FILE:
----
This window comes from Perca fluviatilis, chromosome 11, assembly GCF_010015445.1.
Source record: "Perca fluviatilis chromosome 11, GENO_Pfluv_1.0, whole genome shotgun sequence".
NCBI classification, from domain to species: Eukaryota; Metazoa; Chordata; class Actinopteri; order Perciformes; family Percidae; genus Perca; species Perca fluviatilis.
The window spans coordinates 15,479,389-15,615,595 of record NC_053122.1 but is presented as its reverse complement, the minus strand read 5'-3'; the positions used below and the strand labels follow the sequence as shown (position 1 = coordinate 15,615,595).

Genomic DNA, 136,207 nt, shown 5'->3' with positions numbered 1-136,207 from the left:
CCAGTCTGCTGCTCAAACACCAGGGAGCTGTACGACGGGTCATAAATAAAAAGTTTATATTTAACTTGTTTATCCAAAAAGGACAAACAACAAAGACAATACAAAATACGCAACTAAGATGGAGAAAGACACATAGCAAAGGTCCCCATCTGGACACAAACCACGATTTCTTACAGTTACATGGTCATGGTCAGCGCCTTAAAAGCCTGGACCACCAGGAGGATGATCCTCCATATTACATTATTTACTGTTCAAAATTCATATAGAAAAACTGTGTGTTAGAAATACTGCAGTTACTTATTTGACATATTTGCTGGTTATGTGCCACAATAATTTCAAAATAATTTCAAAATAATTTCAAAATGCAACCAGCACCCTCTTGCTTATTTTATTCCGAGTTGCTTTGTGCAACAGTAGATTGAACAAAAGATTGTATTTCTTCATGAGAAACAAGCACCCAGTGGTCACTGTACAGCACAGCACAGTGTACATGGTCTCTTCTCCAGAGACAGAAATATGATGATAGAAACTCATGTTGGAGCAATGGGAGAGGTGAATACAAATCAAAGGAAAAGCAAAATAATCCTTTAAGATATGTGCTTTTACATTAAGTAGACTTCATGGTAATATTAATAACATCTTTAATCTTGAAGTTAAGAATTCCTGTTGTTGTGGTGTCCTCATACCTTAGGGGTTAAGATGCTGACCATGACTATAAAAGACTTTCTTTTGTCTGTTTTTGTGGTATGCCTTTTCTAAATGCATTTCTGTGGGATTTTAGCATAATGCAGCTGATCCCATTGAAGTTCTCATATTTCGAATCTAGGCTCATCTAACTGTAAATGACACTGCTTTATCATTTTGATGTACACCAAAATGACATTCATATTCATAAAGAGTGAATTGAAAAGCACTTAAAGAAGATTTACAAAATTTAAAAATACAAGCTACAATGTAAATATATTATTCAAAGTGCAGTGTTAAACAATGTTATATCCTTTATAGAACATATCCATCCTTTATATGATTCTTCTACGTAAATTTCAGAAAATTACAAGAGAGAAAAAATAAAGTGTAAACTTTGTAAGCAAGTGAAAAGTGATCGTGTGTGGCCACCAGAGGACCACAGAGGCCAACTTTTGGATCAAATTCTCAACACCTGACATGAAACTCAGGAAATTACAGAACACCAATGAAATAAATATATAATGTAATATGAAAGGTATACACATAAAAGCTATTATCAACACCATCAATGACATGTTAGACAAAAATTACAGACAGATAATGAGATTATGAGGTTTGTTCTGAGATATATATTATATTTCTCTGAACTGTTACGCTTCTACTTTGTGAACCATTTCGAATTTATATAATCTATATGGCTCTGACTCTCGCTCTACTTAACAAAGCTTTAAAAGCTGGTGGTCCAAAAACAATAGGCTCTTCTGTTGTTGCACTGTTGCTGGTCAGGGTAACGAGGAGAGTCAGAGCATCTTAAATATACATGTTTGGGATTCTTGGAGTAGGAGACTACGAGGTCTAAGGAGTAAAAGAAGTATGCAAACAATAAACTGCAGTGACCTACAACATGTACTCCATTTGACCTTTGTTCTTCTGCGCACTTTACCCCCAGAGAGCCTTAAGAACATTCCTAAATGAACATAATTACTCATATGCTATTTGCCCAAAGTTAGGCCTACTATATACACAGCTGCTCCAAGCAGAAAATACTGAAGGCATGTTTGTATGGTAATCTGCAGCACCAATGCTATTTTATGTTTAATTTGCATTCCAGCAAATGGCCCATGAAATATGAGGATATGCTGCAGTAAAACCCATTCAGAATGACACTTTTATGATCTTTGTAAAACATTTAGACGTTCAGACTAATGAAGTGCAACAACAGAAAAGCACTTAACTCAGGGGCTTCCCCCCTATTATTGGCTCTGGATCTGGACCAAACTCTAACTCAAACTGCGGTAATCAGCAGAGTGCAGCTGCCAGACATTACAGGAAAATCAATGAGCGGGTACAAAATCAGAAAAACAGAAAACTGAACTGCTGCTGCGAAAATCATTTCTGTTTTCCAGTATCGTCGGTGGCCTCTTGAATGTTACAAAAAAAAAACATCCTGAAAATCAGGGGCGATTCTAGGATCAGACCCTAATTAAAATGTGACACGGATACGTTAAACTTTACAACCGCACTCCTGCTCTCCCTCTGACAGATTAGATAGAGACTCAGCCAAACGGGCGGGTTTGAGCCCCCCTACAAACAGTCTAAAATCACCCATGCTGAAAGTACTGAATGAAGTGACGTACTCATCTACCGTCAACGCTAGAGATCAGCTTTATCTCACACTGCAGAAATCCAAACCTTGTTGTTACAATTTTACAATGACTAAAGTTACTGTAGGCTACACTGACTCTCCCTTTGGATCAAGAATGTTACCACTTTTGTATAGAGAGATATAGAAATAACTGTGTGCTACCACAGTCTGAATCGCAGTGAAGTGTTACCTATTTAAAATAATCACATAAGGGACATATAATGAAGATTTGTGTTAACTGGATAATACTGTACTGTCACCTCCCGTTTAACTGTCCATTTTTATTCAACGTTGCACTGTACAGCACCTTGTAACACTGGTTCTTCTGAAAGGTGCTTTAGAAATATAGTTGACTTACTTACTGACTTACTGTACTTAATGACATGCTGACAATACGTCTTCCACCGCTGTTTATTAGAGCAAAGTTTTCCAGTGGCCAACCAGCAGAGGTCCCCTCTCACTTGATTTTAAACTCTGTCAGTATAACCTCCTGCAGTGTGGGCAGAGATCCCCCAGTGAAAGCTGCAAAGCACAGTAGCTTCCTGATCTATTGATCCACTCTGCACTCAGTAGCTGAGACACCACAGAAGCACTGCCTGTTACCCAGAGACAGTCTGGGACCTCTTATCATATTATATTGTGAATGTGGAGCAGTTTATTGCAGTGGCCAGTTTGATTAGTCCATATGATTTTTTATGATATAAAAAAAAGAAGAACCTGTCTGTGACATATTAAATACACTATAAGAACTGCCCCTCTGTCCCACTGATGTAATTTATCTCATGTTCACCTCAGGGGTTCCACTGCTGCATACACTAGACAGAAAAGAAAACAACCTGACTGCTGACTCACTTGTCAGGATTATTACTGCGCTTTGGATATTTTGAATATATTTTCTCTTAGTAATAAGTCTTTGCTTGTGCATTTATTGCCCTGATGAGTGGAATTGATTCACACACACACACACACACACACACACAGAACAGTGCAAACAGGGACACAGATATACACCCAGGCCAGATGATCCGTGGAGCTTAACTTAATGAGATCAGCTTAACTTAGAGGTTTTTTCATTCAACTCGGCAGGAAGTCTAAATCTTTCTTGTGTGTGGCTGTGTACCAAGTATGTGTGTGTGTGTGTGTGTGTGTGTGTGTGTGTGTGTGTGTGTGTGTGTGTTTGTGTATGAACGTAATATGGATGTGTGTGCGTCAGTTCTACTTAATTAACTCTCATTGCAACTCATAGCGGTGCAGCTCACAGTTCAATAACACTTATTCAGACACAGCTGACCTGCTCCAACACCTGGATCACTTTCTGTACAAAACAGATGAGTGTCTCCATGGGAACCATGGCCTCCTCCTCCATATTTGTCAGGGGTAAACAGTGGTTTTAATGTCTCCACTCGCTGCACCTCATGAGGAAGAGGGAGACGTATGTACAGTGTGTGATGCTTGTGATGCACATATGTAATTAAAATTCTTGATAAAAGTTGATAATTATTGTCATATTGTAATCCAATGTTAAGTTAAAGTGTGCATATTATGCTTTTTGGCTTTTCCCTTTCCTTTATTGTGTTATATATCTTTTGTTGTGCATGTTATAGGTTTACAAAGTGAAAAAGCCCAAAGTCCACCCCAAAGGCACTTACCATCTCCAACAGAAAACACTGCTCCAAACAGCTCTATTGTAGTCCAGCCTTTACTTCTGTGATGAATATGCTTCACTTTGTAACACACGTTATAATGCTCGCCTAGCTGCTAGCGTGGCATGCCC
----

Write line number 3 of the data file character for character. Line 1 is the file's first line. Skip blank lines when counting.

NCBI classification, from domain to species: Eukaryota; Metazoa; Chordata; class Actinopteri; order Perciformes; family Percidae; genus Perca; species Perca fluviatilis.